The wannabe Conor McGregor stares out the window from the Luas at the cut-stone walls of Grangegorman. He wears a baby-blue Adidas and Nike combo, Moncler Polo shirt (top button closed), week-old stubble, fresh skin-fade, double-swallow tattoo on the calf, and no socks. Clutching his personally engraved snooker cue, with Biggie blaring out from his chrome Beats, he is a man going places.
The price of third-level education has risen by 131 per cent since 2005, while the price of computer games has fallen by 63 per cent. The cost of clothes has fallen dramatically in the past decade and a half, while the cost of healthcare has risen exorbitantly. The price of furniture is much lower now than it was at the height of the boom, yet the price of childcare has gone up by 34 per cent.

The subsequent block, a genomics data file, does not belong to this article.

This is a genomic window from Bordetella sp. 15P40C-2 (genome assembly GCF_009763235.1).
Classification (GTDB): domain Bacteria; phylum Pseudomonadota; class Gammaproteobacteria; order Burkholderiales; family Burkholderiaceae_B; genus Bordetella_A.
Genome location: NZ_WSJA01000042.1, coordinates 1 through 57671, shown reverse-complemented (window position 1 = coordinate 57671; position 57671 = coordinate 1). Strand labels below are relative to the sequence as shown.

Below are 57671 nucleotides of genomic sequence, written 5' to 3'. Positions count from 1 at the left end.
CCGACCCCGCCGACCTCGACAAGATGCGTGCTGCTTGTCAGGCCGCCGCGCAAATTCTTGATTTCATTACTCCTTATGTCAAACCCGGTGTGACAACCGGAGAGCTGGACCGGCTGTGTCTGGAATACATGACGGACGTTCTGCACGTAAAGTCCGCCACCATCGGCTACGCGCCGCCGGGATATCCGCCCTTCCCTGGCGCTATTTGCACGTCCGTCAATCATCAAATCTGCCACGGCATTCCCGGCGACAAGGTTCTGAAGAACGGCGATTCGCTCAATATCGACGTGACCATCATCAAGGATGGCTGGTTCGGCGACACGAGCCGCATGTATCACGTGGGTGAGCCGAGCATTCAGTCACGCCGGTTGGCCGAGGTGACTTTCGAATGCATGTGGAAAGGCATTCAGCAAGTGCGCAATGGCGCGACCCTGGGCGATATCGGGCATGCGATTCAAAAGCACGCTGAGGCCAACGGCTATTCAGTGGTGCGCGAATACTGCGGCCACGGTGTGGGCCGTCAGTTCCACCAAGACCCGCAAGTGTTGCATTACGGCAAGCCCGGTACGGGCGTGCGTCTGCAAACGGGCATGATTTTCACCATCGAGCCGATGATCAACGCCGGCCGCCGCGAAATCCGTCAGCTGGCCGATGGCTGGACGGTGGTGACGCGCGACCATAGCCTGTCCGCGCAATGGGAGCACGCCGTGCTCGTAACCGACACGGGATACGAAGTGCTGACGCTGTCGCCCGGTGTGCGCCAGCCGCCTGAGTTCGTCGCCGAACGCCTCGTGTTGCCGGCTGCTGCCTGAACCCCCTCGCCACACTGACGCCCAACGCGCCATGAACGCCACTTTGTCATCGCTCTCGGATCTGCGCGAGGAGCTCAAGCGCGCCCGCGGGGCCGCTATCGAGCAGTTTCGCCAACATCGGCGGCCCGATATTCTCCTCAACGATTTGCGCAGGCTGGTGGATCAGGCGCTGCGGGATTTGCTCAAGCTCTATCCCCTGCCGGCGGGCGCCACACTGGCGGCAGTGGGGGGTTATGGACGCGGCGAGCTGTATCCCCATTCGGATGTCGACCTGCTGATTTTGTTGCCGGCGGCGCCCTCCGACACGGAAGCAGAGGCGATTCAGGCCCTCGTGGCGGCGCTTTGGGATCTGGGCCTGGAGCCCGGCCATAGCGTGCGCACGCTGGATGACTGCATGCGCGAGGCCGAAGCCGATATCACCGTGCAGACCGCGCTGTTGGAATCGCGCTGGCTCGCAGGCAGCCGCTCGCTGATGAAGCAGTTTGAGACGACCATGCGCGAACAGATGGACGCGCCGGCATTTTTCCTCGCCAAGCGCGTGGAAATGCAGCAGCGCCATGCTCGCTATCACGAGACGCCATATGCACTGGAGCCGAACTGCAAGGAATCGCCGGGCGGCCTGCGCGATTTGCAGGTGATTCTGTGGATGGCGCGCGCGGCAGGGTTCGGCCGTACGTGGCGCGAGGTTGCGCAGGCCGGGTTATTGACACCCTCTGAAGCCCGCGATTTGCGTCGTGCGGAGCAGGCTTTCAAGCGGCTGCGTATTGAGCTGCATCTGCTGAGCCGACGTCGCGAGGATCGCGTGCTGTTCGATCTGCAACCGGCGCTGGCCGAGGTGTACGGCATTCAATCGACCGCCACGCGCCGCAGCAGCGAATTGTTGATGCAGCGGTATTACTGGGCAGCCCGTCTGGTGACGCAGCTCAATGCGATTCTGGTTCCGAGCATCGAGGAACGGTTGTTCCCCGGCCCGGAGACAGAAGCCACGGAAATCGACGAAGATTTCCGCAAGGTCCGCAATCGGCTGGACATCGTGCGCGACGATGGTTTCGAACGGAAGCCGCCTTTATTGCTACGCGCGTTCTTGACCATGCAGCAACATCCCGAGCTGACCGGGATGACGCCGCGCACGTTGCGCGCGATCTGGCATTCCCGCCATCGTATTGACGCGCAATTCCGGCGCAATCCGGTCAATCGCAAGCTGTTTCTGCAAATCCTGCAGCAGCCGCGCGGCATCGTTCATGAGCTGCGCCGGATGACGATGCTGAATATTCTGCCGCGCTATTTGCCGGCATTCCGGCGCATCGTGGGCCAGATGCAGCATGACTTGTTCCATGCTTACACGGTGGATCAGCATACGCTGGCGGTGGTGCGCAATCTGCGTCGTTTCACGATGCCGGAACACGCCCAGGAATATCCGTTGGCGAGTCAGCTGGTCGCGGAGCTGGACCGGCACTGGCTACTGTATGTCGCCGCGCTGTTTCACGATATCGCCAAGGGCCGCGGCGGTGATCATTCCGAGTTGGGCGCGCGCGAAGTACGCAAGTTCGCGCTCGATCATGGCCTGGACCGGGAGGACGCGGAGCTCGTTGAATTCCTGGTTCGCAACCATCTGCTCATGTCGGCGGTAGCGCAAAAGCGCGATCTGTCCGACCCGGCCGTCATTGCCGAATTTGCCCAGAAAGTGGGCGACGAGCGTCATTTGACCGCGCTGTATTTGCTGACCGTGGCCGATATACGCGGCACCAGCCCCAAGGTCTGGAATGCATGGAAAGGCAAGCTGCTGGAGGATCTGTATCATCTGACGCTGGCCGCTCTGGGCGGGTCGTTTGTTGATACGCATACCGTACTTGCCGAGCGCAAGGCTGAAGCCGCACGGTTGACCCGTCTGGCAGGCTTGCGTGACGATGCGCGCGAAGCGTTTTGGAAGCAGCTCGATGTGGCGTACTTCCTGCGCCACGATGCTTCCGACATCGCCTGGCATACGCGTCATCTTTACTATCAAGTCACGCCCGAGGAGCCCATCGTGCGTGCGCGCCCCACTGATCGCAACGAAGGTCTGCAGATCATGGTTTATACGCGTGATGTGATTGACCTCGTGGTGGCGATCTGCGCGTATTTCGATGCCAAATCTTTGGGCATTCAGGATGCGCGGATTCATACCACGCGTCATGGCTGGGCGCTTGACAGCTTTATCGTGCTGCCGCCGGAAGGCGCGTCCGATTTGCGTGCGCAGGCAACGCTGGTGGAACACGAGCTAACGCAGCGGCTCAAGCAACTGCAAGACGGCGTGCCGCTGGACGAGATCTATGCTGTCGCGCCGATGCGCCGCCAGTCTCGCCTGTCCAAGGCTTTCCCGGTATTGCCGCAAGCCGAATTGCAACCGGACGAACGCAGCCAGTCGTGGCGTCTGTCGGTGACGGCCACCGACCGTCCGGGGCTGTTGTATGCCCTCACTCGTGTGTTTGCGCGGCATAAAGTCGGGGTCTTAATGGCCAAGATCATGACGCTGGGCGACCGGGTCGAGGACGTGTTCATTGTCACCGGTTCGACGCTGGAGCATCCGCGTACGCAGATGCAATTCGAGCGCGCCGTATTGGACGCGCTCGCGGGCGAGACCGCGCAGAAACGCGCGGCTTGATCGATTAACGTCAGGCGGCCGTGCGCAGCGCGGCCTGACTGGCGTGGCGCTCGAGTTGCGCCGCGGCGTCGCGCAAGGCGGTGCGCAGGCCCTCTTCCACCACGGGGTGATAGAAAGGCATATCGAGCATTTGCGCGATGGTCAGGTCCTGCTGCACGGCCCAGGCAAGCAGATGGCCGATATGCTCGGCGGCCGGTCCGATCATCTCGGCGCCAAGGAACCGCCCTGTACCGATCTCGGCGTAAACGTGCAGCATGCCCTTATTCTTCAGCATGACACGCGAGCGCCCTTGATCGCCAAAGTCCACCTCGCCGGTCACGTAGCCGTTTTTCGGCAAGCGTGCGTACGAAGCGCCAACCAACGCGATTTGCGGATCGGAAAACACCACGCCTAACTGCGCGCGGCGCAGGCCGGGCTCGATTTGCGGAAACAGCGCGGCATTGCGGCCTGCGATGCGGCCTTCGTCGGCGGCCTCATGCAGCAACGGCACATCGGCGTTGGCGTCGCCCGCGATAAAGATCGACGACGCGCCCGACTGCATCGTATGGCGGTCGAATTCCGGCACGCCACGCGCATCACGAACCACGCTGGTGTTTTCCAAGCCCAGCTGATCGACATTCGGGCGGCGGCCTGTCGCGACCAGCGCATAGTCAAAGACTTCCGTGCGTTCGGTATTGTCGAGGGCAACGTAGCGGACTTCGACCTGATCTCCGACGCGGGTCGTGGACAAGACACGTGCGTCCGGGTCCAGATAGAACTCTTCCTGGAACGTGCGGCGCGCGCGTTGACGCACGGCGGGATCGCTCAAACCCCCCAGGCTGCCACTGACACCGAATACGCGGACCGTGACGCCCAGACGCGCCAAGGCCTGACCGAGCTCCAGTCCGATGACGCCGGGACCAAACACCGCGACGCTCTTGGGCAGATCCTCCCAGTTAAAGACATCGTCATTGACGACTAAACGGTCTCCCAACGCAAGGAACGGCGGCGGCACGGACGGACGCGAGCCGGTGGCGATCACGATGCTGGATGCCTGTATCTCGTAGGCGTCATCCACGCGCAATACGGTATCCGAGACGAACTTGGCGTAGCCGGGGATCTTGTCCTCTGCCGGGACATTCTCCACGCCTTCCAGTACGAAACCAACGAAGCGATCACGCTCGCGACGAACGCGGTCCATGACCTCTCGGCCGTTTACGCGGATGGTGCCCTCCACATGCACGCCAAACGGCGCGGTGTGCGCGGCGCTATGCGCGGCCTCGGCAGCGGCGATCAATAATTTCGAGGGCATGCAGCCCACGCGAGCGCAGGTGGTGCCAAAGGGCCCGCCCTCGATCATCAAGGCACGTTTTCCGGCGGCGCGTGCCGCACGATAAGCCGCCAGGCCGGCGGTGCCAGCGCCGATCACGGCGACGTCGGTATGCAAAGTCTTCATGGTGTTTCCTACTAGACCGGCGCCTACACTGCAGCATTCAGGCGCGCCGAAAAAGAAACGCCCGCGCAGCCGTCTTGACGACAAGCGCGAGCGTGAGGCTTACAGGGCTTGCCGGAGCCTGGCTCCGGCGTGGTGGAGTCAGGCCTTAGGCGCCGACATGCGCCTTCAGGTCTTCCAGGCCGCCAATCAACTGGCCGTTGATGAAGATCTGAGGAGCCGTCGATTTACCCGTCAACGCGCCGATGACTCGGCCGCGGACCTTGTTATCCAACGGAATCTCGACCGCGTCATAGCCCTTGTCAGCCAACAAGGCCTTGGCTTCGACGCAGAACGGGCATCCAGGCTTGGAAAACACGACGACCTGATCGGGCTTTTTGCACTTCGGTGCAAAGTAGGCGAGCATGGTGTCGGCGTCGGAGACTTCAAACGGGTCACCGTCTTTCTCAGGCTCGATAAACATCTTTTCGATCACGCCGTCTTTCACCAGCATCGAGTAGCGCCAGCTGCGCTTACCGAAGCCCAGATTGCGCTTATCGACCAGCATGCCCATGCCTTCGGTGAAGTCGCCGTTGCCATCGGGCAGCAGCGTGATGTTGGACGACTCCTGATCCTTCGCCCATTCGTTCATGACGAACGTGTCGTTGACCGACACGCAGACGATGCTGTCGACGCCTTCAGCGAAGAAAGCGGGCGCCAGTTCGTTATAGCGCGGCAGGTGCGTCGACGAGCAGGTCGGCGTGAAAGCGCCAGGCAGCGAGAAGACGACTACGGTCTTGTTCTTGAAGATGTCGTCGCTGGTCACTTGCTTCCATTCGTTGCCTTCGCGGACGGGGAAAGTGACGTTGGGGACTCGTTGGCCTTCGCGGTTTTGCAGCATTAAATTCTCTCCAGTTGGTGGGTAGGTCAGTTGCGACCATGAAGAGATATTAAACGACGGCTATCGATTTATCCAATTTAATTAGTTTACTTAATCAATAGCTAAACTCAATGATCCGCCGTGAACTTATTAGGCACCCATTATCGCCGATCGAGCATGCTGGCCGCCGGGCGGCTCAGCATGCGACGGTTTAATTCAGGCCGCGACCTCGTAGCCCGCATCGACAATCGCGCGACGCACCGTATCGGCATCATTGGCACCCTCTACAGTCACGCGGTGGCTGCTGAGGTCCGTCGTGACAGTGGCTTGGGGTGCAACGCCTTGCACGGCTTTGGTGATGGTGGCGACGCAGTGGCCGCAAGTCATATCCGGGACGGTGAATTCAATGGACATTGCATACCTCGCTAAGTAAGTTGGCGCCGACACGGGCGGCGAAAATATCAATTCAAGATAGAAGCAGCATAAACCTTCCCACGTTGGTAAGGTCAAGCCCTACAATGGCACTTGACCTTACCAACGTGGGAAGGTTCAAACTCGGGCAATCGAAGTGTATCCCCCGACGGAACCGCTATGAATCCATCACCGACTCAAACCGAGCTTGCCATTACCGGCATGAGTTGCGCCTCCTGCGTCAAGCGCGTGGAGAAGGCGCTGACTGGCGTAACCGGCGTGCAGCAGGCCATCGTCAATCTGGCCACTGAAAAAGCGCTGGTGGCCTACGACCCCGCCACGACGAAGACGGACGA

These are the latest trends in prices and costs in Ireland. What is the reason for these huge disparities and what does this mean for the economy, the electorate, and the political cycle?
The schools are closed for the holidays and morning rush hour traffic in the suburbs has dwindled. Traffic reports herald this blessed relief. Driving kids to school, and clogging up roads, is a relatively new thing. Our household is at it too on occasion. Indeed, sometimes it’s the only way of getting them into school at all. However, the school-travel trends are marked. According to the census, in 1981, 21 per cent of primary and 8 per cent of secondary students were driven to school. By 2016, 62 per cent of primary-school kids and 41 per cent of secondary students were driven to school.
Last week, Dublin was ranked the top city in Ireland and the UK to live in, focusing attention on what makes a make a great city. All over the world, cities are driving economic growth. Ireland is no exception. Dublin is more dominant now than ever before.
If house prices are rising by 12 per cent per year yet wages are only rising by about a quarter of that rate, who is winning? Who gains and who loses from this disparity between house prices and wages?